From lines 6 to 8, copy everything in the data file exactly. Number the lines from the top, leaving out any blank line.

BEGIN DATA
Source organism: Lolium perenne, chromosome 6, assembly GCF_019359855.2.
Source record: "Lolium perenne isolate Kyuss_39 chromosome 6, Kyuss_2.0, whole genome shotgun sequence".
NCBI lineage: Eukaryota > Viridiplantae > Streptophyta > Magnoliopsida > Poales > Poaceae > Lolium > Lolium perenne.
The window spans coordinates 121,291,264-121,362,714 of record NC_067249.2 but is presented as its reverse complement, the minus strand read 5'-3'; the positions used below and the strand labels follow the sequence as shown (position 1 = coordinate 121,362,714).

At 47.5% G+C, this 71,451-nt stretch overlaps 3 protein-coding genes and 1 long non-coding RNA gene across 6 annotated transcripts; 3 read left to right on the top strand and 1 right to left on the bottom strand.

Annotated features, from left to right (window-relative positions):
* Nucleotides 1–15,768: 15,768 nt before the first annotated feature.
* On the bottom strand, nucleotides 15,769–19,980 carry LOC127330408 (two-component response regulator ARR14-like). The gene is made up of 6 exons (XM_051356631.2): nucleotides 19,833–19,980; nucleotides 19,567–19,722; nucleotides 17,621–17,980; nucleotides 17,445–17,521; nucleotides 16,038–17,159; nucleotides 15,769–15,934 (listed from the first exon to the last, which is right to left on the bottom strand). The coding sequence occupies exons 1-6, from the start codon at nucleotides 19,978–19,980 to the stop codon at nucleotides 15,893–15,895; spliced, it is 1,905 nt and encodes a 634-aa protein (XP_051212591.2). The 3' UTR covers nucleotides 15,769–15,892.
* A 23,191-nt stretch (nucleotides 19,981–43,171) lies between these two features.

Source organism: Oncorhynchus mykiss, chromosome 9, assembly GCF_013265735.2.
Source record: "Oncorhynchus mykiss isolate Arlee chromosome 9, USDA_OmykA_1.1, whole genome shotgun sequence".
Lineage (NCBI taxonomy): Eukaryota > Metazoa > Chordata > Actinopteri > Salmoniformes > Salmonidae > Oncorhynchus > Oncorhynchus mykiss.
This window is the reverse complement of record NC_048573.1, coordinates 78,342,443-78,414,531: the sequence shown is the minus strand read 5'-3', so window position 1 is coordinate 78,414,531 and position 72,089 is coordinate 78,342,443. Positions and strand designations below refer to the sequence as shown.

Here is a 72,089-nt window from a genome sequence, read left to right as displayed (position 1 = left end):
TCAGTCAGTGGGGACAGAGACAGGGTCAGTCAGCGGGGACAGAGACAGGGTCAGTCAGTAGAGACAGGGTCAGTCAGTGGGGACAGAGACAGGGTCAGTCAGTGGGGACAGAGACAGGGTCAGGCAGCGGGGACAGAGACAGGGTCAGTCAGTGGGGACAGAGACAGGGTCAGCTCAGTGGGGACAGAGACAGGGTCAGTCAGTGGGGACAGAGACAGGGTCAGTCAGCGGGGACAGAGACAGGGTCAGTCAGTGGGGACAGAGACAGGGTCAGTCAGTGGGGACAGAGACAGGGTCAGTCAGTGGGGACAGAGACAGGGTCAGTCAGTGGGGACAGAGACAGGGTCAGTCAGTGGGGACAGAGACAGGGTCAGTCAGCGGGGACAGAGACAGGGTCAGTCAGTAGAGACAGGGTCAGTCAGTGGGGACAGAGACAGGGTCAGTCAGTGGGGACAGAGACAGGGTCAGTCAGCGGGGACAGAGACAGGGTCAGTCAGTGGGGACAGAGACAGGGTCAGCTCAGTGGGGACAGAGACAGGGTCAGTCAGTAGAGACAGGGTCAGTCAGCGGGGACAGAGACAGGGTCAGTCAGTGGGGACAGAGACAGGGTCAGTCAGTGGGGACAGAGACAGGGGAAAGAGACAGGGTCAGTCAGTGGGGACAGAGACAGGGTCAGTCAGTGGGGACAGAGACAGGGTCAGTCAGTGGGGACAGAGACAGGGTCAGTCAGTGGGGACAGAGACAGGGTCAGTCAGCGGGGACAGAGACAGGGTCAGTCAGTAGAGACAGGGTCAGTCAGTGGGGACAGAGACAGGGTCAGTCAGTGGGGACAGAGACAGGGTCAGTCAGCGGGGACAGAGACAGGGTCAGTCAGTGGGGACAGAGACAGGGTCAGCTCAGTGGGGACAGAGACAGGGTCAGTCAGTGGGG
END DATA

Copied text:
Annotated features, from left to right (window-relative positions):
* Nucleotides 1–15,768: 15,768 nt before the first annotated feature.
* On the bottom strand, nucleotides 15,769–19,980 carry LOC127330408 (two-component response regulator ARR14-like). The gene is made up of 6 exons (XM_051356631.2): nucleotides 19,833–19,980; nucleotides 19,567–19,722; nucleotides 17,621–17,980; nucleotides 17,445–17,521; nucleotides 16,038–17,159; nucleotides 15,769–15,934 (listed from the first exon to the last, which is right to left on the bottom strand). The coding sequence occupies exons 1-6, from the start codon at nucleotides 19,978–19,980 to the stop codon at nucleotides 15,893–15,895; spliced, it is 1,905 nt and encodes a 634-aa protein (XP_051212591.2). The 3' UTR covers nucleotides 15,769–15,892.